It is a bitter fact that there is an occurrence of frauds while buying or selling the property. Misinformation or Ignorance or lack of information on procedures and documentation is the main cause.  However, one can easily avoid these complications. 

Some of such common frauds are:

Imperfect Title – For a buyer, it is significant to ensure that the seller has a clean title and can transfer the ownership rights in the property to the buyer. The title should be free from defects. The imperfect title means there is any encumbrance on the property or the property is disputed.

Multiple mortgages: The seller has mortgaged the house to different banks before selling the same.

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Delayed possession by developers – In case of buying house/flat constructed by a builder, possession of the flat is often delayed. The buyer’s money gets blocked.   

Building not as per the approved plan– The builder does not construct the building as per the sanctioned plan. Necessary approvals from the Government are not taken. The property is not as per the description/advertisement. Sometimes the location of the property may also differ.

Fake Documents– There is also a practice of preparing fake title deeds. Either the signatures are forged or the document (property document) is not valid i.e. proper stamp duty not paid or document not registered as required.

Fraud by Impersonation: The person presenting himself as the owner of the property is not the actual owner. The documents are signed forging the signatures of the actual owner.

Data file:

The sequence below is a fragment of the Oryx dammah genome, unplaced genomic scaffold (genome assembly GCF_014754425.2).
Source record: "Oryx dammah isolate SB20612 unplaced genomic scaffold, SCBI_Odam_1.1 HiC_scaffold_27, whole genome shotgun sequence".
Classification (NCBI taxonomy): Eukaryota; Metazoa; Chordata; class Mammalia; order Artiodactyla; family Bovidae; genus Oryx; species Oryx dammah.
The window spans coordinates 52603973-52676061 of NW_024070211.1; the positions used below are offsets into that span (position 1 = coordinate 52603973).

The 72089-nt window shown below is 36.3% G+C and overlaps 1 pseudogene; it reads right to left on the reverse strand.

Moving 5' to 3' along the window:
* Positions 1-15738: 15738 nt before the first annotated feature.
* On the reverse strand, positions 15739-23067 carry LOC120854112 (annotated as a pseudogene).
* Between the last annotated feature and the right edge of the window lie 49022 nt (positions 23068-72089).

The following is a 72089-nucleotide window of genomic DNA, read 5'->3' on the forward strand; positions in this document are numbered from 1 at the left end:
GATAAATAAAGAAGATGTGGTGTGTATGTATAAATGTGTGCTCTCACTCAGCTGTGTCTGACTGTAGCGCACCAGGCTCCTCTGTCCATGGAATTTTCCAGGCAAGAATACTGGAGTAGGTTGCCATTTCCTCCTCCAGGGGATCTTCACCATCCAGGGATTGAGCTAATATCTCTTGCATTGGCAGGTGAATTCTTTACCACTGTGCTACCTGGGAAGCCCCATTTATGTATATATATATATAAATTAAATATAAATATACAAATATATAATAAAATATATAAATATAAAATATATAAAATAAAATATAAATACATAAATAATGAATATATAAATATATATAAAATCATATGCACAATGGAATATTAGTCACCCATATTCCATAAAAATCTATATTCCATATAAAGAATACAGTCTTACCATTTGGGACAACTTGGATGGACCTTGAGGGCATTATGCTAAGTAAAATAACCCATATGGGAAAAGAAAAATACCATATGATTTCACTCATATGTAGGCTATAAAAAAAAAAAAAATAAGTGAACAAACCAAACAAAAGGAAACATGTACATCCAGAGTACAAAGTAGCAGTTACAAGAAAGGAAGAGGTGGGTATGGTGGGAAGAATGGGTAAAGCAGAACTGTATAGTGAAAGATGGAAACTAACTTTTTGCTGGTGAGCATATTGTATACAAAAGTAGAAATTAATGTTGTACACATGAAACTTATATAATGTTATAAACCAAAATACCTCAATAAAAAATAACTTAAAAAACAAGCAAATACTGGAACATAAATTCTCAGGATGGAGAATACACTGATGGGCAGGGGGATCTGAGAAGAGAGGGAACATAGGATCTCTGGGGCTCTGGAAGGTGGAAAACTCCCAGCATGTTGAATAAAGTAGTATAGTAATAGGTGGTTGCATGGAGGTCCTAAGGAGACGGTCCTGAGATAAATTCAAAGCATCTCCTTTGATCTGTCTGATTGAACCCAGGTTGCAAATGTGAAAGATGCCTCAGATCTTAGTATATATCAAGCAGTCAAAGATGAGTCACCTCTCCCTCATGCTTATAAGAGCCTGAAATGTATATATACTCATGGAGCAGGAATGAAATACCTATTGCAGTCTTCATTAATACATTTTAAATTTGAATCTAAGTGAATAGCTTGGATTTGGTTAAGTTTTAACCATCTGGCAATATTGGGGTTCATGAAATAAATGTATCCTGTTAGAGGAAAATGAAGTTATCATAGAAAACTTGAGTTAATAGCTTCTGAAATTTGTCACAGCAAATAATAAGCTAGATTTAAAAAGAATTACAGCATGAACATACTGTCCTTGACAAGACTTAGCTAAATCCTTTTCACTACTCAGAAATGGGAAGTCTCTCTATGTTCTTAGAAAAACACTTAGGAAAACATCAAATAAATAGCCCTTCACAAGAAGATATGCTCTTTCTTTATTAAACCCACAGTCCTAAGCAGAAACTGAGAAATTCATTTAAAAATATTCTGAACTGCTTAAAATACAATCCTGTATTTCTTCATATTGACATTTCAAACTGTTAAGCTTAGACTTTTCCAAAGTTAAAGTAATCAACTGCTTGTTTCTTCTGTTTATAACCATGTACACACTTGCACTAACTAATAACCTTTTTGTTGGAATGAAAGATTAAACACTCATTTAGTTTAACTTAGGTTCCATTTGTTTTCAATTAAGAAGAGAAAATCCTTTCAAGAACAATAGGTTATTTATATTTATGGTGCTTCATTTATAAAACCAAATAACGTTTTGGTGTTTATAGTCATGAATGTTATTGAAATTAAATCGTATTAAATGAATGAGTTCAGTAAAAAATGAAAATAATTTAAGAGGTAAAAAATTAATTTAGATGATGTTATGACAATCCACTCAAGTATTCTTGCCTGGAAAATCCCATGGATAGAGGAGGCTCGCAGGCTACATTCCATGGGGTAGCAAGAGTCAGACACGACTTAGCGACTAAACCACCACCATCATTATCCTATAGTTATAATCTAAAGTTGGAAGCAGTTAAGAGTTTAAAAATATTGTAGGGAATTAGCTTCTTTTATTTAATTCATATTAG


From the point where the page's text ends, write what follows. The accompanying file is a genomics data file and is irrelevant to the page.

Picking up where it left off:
Home equity frauds– In simple words, home equity frauds means a fraud where the fraudster hacks the information about the true owner and reroutes the loan amount to his account by forging the signatures of the actual owner.

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Misuse of power of attorney: A POA granted to execute a sale deed can be misused. It is better to get the same verified from a lawyer to avoid any dispute later.

How to avoid them:

Information and knowledge is the key to avoid any property related frauds. Some steps can be:

To verify the Credentials of the developer/builder:

If the builder/company is reputed, it can help to ensure that necessary approvals have been taken and promises made are not fake. Possession will not be delayed as the developer has maintained a good track record.

Checking the revenue records:

There is a mention of the lien/mortgage over the property in the revenue records. The same can be verified to ensure that property is free from encumbrances and title is clear.

Buying a resale property:

Collect the encumbrance certificate from the office of the Sub Registrar as it helps to verify that the title is clear. EC also contains the name of the previous owner. Also, check the tax payslips. Try to verify that all dues have been paid.

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Buying a house in a society:

Check that the society is registered and there is a resident welfare association in place.

Buying a house from a builder:  

It is better to check that the project is registered with RERA. It helps to ascertain that all necessary approvals are in place and construction is as per norms. Moreover, possession will be granted as per promise.

From Seller’s point of view certain precautions are:

  • Buyers generally ask for original ownership documents. Sellers must possess the same
  • Seller must have Approved building plan or occupation certificate from the local authorities
  • Sellers must ascertain the identity of the buyers especially if the buyer is executing the conveyance deed using a power of attorney
  • Proper valuation of the property to quote the correct price

Taking legal advice:

Property transactions are complex. To avoid the occurrence of fraud, the parties must take legal advice and ensure proper documentation.

 Investment in the property must be taken seriously. The casual approach may land you in trouble.